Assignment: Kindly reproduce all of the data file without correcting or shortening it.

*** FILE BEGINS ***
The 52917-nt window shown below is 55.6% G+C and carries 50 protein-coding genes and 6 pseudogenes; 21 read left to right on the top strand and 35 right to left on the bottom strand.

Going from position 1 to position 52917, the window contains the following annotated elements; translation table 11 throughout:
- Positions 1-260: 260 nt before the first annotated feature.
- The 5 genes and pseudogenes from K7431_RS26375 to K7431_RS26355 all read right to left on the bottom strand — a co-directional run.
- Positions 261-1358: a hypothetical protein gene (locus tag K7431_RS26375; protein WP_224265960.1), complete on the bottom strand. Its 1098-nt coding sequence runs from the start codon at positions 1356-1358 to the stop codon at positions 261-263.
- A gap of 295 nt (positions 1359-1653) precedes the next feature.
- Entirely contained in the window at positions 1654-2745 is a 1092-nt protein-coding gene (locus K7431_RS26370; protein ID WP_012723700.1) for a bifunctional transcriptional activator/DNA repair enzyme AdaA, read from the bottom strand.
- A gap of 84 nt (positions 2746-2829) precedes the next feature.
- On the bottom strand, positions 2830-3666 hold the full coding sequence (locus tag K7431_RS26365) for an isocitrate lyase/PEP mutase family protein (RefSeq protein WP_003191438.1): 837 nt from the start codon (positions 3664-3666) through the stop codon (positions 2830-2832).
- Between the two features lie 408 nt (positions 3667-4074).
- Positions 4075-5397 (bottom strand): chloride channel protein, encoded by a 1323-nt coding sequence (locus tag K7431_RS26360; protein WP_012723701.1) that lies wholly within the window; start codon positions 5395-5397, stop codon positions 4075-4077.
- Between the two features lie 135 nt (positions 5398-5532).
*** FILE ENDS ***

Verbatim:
The 52917-nt window shown below is 55.6% G+C and carries 50 protein-coding genes and 6 pseudogenes; 21 read left to right on the top strand and 35 right to left on the bottom strand.

Going from position 1 to position 52917, the window contains the following annotated elements; translation table 11 throughout:
- Positions 1-260: 260 nt before the first annotated feature.
- The 5 genes and pseudogenes from K7431_RS26375 to K7431_RS26355 all read right to left on the bottom strand — a co-directional run.
- Positions 261-1358: a hypothetical protein gene (locus tag K7431_RS26375; protein WP_224265960.1), complete on the bottom strand. Its 1098-nt coding sequence runs from the start codon at positions 1356-1358 to the stop codon at positions 261-263.
- A gap of 295 nt (positions 1359-1653) precedes the next feature.
- Entirely contained in the window at positions 1654-2745 is a 1092-nt protein-coding gene (locus K7431_RS26370; protein ID WP_012723700.1) for a bifunctional transcriptional activator/DNA repair enzyme AdaA, read from the bottom strand.
- A gap of 84 nt (positions 2746-2829) precedes the next feature.
- On the bottom strand, positions 2830-3666 hold the full coding sequence (locus tag K7431_RS26365) for an isocitrate lyase/PEP mutase family protein (RefSeq protein WP_003191438.1): 837 nt from the start codon (positions 3664-3666) through the stop codon (positions 2830-2832).
- Between the two features lie 408 nt (positions 3667-4074).
- Positions 4075-5397 (bottom strand): chloride channel protein, encoded by a 1323-nt coding sequence (locus tag K7431_RS26360; protein WP_012723701.1) that lies wholly within the window; start codon positions 5395-5397, stop codon positions 4075-4077.
- Between the two features lie 135 nt (positions 5398-5532).